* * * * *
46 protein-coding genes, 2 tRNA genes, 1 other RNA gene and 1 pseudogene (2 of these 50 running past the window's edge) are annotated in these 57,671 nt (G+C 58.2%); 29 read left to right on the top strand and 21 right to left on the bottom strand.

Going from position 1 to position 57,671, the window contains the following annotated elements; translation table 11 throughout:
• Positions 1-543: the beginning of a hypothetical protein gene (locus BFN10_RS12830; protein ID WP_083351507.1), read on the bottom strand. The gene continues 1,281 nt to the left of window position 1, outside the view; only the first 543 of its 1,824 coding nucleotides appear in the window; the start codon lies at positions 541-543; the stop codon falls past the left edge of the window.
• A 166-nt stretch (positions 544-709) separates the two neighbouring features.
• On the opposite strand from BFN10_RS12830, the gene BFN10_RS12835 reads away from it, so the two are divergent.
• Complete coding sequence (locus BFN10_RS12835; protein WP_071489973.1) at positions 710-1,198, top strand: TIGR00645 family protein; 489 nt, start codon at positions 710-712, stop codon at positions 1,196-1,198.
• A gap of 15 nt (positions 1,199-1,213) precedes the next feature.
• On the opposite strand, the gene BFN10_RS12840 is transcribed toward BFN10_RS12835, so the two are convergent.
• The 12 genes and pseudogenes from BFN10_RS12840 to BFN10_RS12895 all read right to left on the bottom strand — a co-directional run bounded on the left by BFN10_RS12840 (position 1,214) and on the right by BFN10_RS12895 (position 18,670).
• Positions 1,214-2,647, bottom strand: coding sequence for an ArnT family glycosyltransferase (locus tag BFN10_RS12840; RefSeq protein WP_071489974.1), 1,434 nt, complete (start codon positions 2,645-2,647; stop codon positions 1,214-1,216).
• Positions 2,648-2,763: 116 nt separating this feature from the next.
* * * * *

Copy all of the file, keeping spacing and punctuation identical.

46 protein-coding genes, 2 tRNA genes, 1 other RNA gene and 1 pseudogene (2 of these 50 running past the window's edge) are annotated in these 57,671 nt (G+C 58.2%); 29 read left to right on the top strand and 21 right to left on the bottom strand.

Going from position 1 to position 57,671, the window contains the following annotated elements; translation table 11 throughout:
• Positions 1-543: the beginning of a hypothetical protein gene (locus BFN10_RS12830; protein ID WP_083351507.1), read on the bottom strand. The gene continues 1,281 nt to the left of window position 1, outside the view; only the first 543 of its 1,824 coding nucleotides appear in the window; the start codon lies at positions 541-543; the stop codon falls past the left edge of the window.
• A 166-nt stretch (positions 544-709) separates the two neighbouring features.
• On the opposite strand from BFN10_RS12830, the gene BFN10_RS12835 reads away from it, so the two are divergent.
• Complete coding sequence (locus BFN10_RS12835; protein WP_071489973.1) at positions 710-1,198, top strand: TIGR00645 family protein; 489 nt, start codon at positions 710-712, stop codon at positions 1,196-1,198.
• A gap of 15 nt (positions 1,199-1,213) precedes the next feature.
• On the opposite strand, the gene BFN10_RS12840 is transcribed toward BFN10_RS12835, so the two are convergent.
• The 12 genes and pseudogenes from BFN10_RS12840 to BFN10_RS12895 all read right to left on the bottom strand — a co-directional run bounded on the left by BFN10_RS12840 (position 1,214) and on the right by BFN10_RS12895 (position 18,670).
• Positions 1,214-2,647, bottom strand: coding sequence for an ArnT family glycosyltransferase (locus tag BFN10_RS12840; RefSeq protein WP_071489974.1), 1,434 nt, complete (start codon positions 2,645-2,647; stop codon positions 1,214-1,216).
• Positions 2,648-2,763: 116 nt separating this feature from the next.